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Legislation Would Keep Some Juvenile Offenders to Behind Bars Longer in Wisconsin

GOP lawmakers say serious juvenile offenders should get more time,

Some GOP lawmakers in Wisconsin are looking to get tougher on juvenile offenders. Right now, the state can sentence them to no longer than three year behind bars, but a bill circulating in Madison right now would allow juvenile offenders to be locked up until age 25. While some Republican leaders say the move is necessary to curtail crime, some Democrats prefer a different approach.

Republican Representative Joe Sanfelippo says that after years of focusing on the perpetrators of crime, it’s now time to think about the victims – and potential victims. Sanfelippo says that’s why he has coauthored legislation that would allow Wisconsin to lock up serious juvenile offenders for longer than three years.

“I happen to believe that caring about kids sometimes involves tough love. And if you don’t take the time to adequately teach a child right from wrong they’re going to continue to do wrong, wrong, wrong, wrong until the day when they commit a really bad wrong and boom, you drop the hammer on them and now they’re in jail for the rest of their life because they murdered somebody.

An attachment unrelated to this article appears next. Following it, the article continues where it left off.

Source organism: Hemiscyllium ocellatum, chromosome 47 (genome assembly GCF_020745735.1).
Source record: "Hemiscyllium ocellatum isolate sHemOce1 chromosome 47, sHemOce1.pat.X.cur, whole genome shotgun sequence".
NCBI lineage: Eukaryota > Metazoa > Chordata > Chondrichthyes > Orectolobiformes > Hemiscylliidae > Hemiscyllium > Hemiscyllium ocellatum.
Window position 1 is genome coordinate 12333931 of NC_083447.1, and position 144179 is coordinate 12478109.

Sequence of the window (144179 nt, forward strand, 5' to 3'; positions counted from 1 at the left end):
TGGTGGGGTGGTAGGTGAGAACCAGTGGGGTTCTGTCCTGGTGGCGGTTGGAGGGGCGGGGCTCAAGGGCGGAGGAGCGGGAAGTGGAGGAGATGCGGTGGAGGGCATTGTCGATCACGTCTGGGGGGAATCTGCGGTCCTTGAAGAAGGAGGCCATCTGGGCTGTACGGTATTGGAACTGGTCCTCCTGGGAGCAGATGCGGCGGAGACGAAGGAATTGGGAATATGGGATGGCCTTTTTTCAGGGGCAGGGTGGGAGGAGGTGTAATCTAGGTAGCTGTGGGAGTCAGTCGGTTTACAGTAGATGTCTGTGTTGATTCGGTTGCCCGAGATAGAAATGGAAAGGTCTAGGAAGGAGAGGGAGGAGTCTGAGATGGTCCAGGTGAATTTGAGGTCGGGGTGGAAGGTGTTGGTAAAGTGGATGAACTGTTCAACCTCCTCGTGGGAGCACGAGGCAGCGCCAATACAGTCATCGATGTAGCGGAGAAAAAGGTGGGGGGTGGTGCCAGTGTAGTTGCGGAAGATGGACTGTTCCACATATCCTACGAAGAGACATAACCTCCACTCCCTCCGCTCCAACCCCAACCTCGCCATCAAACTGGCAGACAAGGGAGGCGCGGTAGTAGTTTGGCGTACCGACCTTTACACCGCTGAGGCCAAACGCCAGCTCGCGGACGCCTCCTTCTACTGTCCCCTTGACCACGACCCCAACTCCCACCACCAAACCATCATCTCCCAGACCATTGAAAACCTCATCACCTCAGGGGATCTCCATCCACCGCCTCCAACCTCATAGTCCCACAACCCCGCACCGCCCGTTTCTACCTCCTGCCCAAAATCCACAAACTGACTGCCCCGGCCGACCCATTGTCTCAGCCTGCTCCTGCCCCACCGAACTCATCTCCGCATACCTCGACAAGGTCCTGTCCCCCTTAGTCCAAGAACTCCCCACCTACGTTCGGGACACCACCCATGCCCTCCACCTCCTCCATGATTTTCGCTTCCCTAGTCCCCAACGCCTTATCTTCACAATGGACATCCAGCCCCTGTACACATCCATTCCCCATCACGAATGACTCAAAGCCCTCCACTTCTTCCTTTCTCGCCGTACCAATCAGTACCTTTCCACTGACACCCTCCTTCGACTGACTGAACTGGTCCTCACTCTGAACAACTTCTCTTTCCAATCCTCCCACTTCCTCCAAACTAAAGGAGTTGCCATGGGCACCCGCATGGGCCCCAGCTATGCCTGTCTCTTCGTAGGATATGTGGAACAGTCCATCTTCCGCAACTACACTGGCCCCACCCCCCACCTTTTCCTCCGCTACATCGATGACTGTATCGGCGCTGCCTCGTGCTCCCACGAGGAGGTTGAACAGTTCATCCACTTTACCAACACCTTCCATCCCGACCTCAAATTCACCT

Sanfelippo is fear-mongering, according to Democratic Assemblyman Evan Goyke.

“I feel cursed to give a damn  about the kids that are up in Lincoln Hills and I’m not scared of you and I’m not scared of the saber rattling the more likely that I’m going to get murdered…this is outrageous. You’re scaring people and this is real,” Goyke says.

No vote took place on Tuesday – people just had a chance to weigh-in on the proposal to toughen sentencing for some young offenders.

Republican Senator Leah Vukmir co-authored the legislation with Sanfelippo. She says over the last five years crime across the country has dropped, but not in Wisconsin. Vukmir says murders here are up by 72 percent, robberies by 13 percent, and vehicle thefts have jumped 50 percent.

She says young people are responsible for the increases.

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